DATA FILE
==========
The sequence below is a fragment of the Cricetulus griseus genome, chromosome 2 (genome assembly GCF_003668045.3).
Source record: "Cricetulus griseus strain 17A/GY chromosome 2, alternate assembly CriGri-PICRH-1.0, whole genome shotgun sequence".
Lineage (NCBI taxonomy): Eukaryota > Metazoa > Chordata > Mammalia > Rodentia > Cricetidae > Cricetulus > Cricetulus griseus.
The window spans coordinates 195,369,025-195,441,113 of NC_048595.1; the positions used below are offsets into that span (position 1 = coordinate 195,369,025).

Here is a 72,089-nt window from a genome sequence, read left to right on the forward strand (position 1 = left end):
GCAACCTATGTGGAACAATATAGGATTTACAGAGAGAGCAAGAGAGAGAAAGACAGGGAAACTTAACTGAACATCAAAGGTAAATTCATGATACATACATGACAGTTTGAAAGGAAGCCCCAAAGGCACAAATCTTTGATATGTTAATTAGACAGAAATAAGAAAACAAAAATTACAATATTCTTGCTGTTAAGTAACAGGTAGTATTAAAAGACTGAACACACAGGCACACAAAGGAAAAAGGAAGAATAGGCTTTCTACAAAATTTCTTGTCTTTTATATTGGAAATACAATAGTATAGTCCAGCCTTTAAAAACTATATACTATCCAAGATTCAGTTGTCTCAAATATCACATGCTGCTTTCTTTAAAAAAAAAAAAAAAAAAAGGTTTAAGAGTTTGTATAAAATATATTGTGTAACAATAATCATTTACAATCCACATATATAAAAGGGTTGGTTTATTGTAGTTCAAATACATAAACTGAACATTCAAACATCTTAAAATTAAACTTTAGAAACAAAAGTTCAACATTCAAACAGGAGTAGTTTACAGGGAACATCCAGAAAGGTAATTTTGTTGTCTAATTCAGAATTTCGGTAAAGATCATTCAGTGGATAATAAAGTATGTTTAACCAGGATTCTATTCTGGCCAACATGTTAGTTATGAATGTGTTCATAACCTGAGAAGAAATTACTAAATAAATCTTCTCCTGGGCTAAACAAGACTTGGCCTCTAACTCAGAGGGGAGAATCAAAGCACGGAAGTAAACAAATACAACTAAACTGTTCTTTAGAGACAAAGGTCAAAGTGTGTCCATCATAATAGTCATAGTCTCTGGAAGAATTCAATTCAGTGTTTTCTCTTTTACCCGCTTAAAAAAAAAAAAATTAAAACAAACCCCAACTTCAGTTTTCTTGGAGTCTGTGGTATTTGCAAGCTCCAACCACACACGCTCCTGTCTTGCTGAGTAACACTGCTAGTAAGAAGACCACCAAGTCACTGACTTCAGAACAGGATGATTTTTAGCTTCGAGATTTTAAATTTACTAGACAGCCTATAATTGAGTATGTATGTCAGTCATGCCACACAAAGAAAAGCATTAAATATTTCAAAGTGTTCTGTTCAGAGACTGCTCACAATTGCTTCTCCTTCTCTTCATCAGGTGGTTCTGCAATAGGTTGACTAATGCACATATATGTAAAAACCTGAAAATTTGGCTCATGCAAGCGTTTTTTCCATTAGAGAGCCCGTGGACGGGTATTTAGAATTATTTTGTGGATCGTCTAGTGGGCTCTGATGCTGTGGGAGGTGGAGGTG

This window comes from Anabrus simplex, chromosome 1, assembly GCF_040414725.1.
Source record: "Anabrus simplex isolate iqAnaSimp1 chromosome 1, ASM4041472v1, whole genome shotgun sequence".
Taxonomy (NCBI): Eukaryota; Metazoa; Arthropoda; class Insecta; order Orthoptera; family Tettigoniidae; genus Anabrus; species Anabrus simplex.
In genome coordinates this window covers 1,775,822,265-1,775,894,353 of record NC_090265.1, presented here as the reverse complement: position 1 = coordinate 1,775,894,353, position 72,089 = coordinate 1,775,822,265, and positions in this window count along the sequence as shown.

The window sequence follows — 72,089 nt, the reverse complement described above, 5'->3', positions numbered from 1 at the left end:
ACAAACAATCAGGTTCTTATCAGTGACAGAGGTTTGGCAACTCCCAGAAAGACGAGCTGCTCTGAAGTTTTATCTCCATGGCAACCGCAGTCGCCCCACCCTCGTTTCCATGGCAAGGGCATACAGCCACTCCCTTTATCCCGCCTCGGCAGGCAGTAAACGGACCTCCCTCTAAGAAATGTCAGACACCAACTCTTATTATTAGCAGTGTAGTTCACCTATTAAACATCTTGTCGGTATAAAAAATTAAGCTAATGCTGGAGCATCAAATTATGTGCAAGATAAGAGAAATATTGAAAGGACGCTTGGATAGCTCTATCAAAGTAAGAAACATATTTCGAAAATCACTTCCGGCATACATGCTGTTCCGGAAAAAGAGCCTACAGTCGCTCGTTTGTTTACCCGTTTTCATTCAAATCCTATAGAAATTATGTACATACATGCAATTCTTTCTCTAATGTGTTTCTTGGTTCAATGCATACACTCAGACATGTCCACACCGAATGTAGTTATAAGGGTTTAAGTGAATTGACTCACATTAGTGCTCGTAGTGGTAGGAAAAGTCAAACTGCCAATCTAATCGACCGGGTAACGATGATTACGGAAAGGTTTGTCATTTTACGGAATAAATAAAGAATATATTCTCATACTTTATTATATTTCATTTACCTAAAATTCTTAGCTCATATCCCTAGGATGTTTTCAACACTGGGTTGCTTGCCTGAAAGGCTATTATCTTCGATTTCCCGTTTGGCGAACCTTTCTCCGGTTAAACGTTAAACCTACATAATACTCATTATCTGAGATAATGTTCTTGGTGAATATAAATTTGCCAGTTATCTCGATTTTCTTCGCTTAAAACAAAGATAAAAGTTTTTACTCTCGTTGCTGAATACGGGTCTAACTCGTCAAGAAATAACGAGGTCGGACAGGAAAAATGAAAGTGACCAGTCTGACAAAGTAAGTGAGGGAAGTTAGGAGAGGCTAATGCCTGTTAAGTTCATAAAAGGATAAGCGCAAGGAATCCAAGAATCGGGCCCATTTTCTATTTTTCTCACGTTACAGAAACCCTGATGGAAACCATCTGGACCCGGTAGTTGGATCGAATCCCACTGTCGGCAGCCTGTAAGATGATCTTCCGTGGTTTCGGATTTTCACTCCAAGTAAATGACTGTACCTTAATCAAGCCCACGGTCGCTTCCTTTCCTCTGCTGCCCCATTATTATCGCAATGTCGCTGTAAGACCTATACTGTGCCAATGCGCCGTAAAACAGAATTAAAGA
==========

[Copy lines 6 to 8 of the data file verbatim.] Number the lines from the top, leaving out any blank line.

GCAACCTATGTGGAACAATATAGGATTTACAGAGAGAGCAAGAGAGAGAAAGACAGGGAAACTTAACTGAACATCAAAGGTAAATTCATGATACATACATGACAGTTTGAAAGGAAGCCCCAAAGGCACAAATCTTTGATATGTTAATTAGACAGAAATAAGAAAACAAAAATTACAATATTCTTGCTGTTAAGTAACAGGTAGTATTAAAAGACTGAACACACAGGCACACAAAGGAAAAAGGAAGAATAGGCTTTCTACAAAATTTCTTGTCTTTTATATTGGAAATACAATAGTATAGTCCAGCCTTTAAAAACTATATACTATCCAAGATTCAGTTGTCTCAAATATCACATGCTGCTTTCTTTAAAAAAAAAAAAAAAAAAAGGTTTAAGAGTTTGTATAAAATATATTGTGTAACAATAATCATTTACAATCCACATATATAAAAGGGTTGGTTTATTGTAGTTCAAATACATAAACTGAACATTCAAACATCTTAAAATTAAACTTTAGAAACAAAAGTTCAACATTCAAACAGGAGTAGTTTACAGGGAACATCCAGAAAGGTAATTTTGTTGTCTAATTCAGAATTTCGGTAAAGATCATTCAGTGGATAATAAAGTATGTTTAACCAGGATTCTATTCTGGCCAACATGTTAGTTATGAATGTGTTCATAACCTGAGAAGAAATTACTAAATAAATCTTCTCCTGGGCTAAACAAGACTTGGCCTCTAACTCAGAGGGGAGAATCAAAGCACGGAAGTAAACAAATACAACTAAACTGTTCTTTAGAGACAAAGGTCAAAGTGTGTCCATCATAATAGTCATAGTCTCTGGAAGAATTCAATTCAGTGTTTTCTCTTTTACCCGCTTAAAAAAAAAAAAATTAAAACAAACCCCAACTTCAGTTTTCTTGGAGTCTGTGGTATTTGCAAGCTCCAACCACACACGCTCCTGTCTTGCTGAGTAACACTGCTAGTAAGAAGACCACCAAGTCACTGACTTCAGAACAGGATGATTTTTAGCTTCGAGATTTTAAATTTACTAGACAGCCTATAATTGAGTATGTATGTCAGTCATGCCACACAAAGAAAAGCATTAAATATTTCAAAGTGTTCTGTTCAGAGACTGCTCACAATTGCTTCTCCTTCTCTTCATCAGGTGGTTCTGCAATAGGTTGACTAATGCACATATATGTAAAAACCTGAAAATTTGGCTCATGCAAGCGTTTTTTCCATTAGAGAGCCCGTGGACGGGTATTTAGAATTATTTTGTGGATCGTCTAGTGGGCTCTGATGCTGTGGGAGGTGGAGGTG

This window comes from Anabrus simplex, chromosome 1, assembly GCF_040414725.1.
Source record: "Anabrus simplex isolate iqAnaSimp1 chromosome 1, ASM4041472v1, whole genome shotgun sequence".